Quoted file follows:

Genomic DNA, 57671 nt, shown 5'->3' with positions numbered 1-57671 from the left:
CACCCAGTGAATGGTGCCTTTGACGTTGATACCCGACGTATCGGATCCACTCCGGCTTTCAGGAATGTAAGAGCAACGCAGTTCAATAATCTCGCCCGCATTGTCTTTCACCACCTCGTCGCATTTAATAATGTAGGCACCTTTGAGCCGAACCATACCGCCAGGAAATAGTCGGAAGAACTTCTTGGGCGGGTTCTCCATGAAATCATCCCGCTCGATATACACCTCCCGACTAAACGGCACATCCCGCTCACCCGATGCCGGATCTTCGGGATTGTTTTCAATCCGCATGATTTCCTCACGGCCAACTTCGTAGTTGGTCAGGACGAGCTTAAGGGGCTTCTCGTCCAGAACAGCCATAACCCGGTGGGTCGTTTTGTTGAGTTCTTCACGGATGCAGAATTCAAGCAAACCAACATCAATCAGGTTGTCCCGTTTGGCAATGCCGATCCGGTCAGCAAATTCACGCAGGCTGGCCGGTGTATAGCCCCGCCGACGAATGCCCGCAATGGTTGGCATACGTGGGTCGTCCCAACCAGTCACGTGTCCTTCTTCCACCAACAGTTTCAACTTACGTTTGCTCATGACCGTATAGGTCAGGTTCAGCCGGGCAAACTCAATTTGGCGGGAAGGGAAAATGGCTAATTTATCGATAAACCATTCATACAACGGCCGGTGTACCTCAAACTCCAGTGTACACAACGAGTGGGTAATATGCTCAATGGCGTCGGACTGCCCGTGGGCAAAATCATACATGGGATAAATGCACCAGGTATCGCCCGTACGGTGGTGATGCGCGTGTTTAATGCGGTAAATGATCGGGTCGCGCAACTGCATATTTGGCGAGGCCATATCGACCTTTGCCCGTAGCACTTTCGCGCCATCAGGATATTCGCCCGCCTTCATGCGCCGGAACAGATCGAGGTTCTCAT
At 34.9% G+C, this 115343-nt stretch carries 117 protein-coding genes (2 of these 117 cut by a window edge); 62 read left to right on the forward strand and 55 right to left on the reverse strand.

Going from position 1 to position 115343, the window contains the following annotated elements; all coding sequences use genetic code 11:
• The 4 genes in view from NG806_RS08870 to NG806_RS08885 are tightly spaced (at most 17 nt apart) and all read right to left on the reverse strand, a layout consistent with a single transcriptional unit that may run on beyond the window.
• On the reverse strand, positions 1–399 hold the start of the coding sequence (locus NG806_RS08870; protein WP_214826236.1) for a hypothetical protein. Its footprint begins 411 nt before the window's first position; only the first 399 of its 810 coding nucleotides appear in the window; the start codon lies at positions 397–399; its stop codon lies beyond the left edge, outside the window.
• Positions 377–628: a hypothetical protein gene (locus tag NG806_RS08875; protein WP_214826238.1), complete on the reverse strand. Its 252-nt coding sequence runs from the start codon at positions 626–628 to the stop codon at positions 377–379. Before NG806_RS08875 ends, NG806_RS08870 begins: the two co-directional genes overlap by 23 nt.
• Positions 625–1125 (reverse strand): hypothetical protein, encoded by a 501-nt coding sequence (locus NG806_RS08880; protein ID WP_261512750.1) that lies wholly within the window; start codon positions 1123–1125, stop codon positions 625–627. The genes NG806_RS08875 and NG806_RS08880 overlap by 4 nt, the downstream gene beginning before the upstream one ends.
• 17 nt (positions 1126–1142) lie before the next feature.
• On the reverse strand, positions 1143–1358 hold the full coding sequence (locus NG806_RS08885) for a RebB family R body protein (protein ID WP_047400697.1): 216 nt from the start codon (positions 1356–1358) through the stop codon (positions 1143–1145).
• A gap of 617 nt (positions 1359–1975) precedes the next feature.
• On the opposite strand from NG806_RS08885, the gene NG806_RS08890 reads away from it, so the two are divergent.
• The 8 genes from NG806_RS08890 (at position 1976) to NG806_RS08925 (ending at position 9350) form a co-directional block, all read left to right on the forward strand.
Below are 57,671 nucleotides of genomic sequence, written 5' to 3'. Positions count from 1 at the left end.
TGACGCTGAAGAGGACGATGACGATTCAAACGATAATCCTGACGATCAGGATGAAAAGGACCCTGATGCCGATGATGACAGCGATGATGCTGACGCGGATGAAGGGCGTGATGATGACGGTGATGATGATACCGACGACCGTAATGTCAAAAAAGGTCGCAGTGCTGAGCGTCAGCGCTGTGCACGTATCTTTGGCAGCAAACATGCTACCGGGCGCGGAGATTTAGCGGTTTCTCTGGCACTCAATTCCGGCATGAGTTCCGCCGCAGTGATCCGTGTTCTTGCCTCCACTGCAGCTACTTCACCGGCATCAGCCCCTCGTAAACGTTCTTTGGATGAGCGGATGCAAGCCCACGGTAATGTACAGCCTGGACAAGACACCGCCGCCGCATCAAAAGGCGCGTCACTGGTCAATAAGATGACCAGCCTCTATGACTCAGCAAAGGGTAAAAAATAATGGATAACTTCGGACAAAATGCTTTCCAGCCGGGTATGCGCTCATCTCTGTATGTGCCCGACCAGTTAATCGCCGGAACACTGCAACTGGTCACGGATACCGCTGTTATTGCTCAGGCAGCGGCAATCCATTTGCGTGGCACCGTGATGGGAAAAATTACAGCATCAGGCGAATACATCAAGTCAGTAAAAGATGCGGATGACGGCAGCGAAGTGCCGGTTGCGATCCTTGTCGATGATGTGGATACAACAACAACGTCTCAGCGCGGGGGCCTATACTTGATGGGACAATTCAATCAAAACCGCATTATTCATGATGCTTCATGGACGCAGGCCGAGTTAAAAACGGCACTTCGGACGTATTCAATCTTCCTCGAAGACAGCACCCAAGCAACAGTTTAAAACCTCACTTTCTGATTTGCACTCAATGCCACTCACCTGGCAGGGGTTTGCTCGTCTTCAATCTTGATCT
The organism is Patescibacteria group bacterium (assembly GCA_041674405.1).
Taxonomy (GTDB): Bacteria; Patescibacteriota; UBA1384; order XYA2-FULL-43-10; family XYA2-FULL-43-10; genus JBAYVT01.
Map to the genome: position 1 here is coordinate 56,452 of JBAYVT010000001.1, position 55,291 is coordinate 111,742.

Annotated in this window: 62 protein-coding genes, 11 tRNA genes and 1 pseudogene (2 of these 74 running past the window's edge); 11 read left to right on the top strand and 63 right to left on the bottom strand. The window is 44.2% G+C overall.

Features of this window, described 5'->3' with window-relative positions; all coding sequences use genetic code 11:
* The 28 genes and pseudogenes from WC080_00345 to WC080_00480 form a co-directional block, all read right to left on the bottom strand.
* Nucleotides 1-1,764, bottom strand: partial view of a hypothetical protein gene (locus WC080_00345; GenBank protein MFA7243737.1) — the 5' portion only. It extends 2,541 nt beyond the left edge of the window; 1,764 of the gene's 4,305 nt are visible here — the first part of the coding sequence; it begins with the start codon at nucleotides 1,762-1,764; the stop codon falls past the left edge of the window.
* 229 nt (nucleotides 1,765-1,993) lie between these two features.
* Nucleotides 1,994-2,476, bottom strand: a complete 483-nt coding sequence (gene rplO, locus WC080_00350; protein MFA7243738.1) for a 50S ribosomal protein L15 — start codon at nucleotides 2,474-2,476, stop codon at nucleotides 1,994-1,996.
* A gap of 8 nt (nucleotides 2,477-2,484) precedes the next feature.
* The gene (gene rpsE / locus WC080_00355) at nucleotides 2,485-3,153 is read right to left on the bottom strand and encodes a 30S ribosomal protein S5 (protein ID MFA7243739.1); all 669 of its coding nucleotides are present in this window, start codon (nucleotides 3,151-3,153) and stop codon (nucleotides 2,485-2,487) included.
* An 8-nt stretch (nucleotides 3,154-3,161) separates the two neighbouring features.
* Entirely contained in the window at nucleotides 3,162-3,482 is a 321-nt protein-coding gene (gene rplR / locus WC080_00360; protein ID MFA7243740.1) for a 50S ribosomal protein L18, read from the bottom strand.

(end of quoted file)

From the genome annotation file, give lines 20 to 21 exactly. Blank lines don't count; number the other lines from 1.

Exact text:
Features of this window, described 5'->3' with window-relative positions; all coding sequences use genetic code 11:
* The 28 genes and pseudogenes from WC080_00345 to WC080_00480 form a co-directional block, all read right to left on the bottom strand.